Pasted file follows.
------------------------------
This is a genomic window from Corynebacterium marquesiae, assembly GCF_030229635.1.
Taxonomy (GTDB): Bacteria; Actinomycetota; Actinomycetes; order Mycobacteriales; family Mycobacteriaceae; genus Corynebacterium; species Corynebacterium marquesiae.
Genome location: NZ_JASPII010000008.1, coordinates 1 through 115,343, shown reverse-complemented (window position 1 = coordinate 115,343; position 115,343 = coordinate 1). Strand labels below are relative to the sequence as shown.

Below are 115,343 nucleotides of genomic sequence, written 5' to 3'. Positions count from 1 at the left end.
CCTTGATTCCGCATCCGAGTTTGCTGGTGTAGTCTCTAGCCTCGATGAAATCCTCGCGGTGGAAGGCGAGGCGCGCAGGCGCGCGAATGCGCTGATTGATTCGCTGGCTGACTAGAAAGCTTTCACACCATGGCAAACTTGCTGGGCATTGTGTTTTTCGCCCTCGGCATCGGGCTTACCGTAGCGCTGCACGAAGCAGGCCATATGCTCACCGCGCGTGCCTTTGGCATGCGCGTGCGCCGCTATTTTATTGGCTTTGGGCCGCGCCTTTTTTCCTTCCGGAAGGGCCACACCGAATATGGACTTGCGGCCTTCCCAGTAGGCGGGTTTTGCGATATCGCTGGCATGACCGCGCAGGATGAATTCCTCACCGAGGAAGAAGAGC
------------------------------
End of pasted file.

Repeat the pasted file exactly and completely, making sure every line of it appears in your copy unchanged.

This is a genomic window from Corynebacterium marquesiae, assembly GCF_030229635.1.
Taxonomy (GTDB): Bacteria; Actinomycetota; Actinomycetes; order Mycobacteriales; family Mycobacteriaceae; genus Corynebacterium; species Corynebacterium marquesiae.
Genome location: NZ_JASPII010000008.1, coordinates 1 through 115,343, shown reverse-complemented (window position 1 = coordinate 115,343; position 115,343 = coordinate 1). Strand labels below are relative to the sequence as shown.

Below are 115,343 nucleotides of genomic sequence, written 5' to 3'. Positions count from 1 at the left end.
CCTTGATTCCGCATCCGAGTTTGCTGGTGTAGTCTCTAGCCTCGATGAAATCCTCGCGGTGGAAGGCGAGGCGCGCAGGCGCGCGAATGCGCTGATTGATTCGCTGGCTGACTAGAAAGCTTTCACACCATGGCAAACTTGCTGGGCATTGTGTTTTTCGCCCTCGGCATCGGGCTTACCGTAGCGCTGCACGAAGCAGGCCATATGCTCACCGCGCGTGCCTTTGGCATGCGCGTGCGCCGCTATTTTATTGGCTTTGGGCCGCGCCTTTTTTCCTTCCGGAAGGGCCACACCGAATATGGACTTGCGGCCTTCCCAGTAGGCGGGTTTTGCGATATCGCTGGCATGACCGCGCAGGATGAATTCCTCACCGAGGAAGAAGAGC